Memories of using inaccurate equipment

Sigit Haryadi (July 18, 2019)

The story is related to a calculator

About forty years ago, when I became a teaching assistant who was in charge of supervising students doing Basic Physics practicum in a laboratory whose tools were less accurate and precise, it was often overwhelmed by student errors without being able to provide a solution.

One story is when students are required to carry out a measurement of resistance (R) of a resistor by measuring the voltage (V) if the resistor is fed by an electric current (I), where measurements are repeated using the electric current that is changed, so it is expected to get a graph in the form of a linear line that has the function V = IR, then compare the R value obtained from the measurement with the actual value of the resistor that has been known based on measurements using accurate instruments.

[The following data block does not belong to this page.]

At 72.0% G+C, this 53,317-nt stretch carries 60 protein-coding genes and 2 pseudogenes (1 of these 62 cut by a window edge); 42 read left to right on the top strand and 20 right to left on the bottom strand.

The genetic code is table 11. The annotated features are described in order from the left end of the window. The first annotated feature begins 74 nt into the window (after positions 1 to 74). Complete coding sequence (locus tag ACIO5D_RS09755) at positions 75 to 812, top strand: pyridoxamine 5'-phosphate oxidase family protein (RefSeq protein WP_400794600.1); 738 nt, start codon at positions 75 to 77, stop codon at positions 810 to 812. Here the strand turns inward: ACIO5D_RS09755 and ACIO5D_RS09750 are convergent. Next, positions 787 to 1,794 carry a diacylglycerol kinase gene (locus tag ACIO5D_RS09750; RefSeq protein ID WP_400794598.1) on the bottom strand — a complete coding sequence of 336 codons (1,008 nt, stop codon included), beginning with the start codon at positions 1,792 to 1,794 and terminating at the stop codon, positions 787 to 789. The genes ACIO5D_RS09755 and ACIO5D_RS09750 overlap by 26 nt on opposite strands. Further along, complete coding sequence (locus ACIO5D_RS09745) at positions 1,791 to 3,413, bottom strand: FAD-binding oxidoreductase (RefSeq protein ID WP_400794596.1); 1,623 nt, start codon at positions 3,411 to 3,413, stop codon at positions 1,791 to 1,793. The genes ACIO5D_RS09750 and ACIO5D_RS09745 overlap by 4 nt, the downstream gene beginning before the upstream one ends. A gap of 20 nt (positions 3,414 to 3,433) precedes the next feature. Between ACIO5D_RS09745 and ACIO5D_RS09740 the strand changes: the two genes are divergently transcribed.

Long story short, because the equipment used is less accurate, the students will get an R value from the experiment that is not the same as the actual R value. The problem is, students in their reports always say that the measurements taken are correct, where the results of their calculations do using Pearson correlation and get a straight line V = a + IR which is accompanied by a confidence level close to 100%. At that time I was very upset, because I did not have a way to calculate the level of trust in the results of the students’ measurement of the line V = IR rather than the line V = a + IR.

And, a year after discovering the Haryadi Index, recalling the events around forty years ago, I just knew an accurate and precise way to assess the level of trust in a measurable result that was not precise and accurate.

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